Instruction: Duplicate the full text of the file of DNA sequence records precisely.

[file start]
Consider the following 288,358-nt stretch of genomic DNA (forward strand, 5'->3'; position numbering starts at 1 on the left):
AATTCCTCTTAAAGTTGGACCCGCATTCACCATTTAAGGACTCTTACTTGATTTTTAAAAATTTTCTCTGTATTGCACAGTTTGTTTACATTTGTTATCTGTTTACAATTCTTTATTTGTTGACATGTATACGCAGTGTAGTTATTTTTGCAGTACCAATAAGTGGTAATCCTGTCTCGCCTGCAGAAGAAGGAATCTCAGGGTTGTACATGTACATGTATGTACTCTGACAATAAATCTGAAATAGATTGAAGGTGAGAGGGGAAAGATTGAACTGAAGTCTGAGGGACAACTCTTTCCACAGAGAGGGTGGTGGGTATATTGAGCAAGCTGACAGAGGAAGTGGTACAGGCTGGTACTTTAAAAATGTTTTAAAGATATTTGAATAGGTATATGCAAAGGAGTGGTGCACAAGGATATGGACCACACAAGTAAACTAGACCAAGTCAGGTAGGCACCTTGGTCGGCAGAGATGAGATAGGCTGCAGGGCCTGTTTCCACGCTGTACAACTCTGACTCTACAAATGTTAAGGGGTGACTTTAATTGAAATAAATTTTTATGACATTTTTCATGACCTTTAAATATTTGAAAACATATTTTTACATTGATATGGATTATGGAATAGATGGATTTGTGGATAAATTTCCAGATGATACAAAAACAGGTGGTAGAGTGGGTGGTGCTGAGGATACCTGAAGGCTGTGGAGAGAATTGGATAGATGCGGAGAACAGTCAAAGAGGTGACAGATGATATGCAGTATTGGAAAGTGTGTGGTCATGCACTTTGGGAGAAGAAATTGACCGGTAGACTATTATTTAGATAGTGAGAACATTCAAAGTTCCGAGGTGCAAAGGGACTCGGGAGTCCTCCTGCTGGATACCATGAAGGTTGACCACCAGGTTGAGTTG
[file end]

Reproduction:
Consider the following 288,358-nt stretch of genomic DNA (forward strand, 5'->3'; position numbering starts at 1 on the left):
AATTCCTCTTAAAGTTGGACCCGCATTCACCATTTAAGGACTCTTACTTGATTTTTAAAAATTTTCTCTGTATTGCACAGTTTGTTTACATTTGTTATCTGTTTACAATTCTTTATTTGTTGACATGTATACGCAGTGTAGTTATTTTTGCAGTACCAATAAGTGGTAATCCTGTCTCGCCTGCAGAAGAAGGAATCTCAGGGTTGTACATGTACATGTATGTACTCTGACAATAAATCTGAAATAGATTGAAGGTGAGAGGGGAAAGATTGAACTGAAGTCTGAGGGACAACTCTTTCCACAGAGAGGGTGGTGGGTATATTGAGCAAGCTGACAGAGGAAGTGGTACAGGCTGGTACTTTAAAAATGTTTTAAAGATATTTGAATAGGTATATGCAAAGGAGTGGTGCACAAGGATATGGACCACACAAGTAAACTAGACCAAGTCAGGTAGGCACCTTGGTCGGCAGAGATGAGATAGGCTGCAGGGCCTGTTTCCACGCTGTACAACTCTGACTCTACAAATGTTAAGGGGTGACTTTAATTGAAATAAATTTTTATGACATTTTTCATGACCTTTAAATATTTGAAAACATATTTTTACATTGATATGGATTATGGAATAGATGGATTTGTGGATAAATTTCCAGATGATACAAAAACAGGTGGTAGAGTGGGTGGTGCTGAGGATACCTGAAGGCTGTGGAGAGAATTGGATAGATGCGGAGAACAGTCAAAGAGGTGACAGATGATATGCAGTATTGGAAAGTGTGTGGTCATGCACTTTGGGAGAAGAAATTGACCGGTAGACTATTATTTAGATAGTGAGAACATTCAAAGTTCCGAGGTGCAAAGGGACTCGGGAGTCCTCCTGCTGGATACCATGAAGGTTGACCACCAGGTTGAGTTG